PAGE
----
Airport was there first, and it's good for business
Published July 23, 2003
Re: Airport needs to show respect for neighbors, letter, July 16.
I recall that one must earn respect. Furthermore, I know that the St. Petersburg-Clearwater International Airport was there long before the upscale, high-priced condos, villas, minimansions, etc., at Feather Sound even existed.
For the record, the newer generation jets are much quieter than their predecessors. In addition, if we are to encourage the trans-Atlantic trade, at least one longer runway is definitely needed. (If that writer needs to know why, I suggest that he discuss this with any commercial jet pilot.)
In conclusion, I strongly suggest that the letter writer put a sock in it, because, in my candid opinion, he and others like him, literally, are beating a dead horse!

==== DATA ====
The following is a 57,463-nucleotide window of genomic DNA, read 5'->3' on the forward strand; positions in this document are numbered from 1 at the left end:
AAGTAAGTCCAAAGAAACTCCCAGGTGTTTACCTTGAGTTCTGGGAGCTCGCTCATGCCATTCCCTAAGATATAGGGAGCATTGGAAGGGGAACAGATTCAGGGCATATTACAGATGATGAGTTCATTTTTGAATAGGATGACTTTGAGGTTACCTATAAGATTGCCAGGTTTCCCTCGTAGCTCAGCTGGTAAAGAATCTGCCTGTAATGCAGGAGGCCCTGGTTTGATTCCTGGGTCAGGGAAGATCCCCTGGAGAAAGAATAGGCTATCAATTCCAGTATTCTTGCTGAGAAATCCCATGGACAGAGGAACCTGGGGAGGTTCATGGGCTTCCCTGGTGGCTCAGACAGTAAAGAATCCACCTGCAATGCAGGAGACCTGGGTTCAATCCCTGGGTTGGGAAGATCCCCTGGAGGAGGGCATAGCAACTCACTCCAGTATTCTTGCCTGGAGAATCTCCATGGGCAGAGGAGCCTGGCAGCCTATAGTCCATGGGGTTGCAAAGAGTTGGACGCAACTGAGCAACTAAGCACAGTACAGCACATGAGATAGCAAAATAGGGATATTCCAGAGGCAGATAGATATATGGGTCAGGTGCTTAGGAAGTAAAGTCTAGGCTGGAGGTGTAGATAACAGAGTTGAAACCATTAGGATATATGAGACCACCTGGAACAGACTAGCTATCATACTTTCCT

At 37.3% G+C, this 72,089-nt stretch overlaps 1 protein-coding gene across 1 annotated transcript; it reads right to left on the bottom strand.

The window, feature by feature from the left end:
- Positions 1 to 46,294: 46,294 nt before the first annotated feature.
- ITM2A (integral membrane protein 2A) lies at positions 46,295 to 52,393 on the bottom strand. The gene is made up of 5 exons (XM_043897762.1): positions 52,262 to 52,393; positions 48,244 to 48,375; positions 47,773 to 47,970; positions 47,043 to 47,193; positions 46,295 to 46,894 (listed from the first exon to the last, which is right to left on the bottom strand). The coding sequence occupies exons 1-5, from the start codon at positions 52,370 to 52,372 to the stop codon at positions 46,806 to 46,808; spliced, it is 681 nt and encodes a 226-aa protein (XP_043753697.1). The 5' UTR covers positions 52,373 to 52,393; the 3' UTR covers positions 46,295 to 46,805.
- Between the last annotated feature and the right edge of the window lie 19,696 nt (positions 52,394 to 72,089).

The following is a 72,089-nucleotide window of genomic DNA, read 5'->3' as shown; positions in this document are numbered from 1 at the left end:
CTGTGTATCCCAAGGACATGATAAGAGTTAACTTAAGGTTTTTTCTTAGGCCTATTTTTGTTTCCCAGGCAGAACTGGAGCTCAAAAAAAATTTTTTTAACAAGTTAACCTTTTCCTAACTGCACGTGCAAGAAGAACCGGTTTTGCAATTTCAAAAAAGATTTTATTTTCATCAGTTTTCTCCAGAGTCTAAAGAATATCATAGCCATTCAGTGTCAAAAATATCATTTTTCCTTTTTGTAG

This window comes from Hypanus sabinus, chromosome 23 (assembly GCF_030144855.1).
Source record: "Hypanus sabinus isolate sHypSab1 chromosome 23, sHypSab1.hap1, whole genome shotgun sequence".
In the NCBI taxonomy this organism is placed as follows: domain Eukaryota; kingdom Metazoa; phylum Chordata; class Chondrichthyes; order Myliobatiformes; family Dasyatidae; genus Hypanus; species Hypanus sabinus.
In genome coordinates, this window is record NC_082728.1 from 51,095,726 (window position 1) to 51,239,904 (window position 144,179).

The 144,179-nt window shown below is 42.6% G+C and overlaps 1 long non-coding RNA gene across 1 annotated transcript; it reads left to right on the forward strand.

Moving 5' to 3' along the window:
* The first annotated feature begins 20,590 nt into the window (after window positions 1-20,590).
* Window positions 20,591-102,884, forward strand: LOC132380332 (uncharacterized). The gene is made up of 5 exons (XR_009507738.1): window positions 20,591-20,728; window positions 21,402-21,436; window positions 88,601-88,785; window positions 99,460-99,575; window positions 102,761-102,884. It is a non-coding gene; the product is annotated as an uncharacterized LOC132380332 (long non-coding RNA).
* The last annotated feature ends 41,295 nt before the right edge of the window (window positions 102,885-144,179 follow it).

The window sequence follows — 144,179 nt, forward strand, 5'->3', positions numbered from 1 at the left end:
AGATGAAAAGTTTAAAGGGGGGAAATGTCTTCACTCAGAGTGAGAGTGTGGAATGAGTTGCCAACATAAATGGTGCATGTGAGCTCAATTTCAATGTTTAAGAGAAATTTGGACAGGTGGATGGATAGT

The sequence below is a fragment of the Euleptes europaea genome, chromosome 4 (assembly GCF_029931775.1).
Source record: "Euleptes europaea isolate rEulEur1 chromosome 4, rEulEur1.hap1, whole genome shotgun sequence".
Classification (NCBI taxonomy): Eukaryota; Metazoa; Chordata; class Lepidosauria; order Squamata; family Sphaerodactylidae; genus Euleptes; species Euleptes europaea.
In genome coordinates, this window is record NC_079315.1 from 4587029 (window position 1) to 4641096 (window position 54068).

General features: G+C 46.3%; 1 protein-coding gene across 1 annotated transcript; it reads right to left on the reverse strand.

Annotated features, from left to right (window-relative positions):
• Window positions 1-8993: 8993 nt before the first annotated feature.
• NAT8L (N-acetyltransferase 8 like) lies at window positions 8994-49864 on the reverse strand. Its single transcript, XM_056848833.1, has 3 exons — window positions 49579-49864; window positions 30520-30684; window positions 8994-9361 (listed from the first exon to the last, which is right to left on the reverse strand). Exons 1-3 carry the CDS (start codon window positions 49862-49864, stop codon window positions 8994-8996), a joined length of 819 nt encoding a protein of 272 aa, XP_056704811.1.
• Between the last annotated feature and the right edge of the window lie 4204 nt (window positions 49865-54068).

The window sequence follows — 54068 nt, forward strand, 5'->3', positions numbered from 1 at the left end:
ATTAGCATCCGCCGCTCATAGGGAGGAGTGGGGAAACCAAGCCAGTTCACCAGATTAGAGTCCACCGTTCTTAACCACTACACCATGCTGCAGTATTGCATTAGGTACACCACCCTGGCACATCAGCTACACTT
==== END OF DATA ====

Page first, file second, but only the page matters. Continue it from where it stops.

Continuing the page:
-- Joseph P. Corell, Safety Harbor
If you buy a house near an airport, expect noise
Re: Airport needs to show respect for neighbors, and Officials should care about areas near airport, letters, July 16.
This is in reference to the two gentlemen who wrote letters complaining about the noise of the planes taking off and landing. My question is, what were you thinking when you bought property near an airport?
When I lived in Wisconsin, we had a rock quarry on the outskirts of the city of Racine that had been there for many years. They used dynamite to loosen sections of limestone to be crushed into gravel for use on the local roads. There was no problem until the area around the quarry was developed. The residents started to complain about the dust, the noise of the monster trucks used for hauling the gravel, and the dynamite explosions. This is another case of "What were you thinking?"
I would suggest that you sell your property, preferably to someone who loves airplanes and their noise, and buy property next to a cemetery. Or just try to adjust to the fact that it's only a five-minute drive to the airport - very convenient when you go on vacation!
-- James Thurmann, Largo
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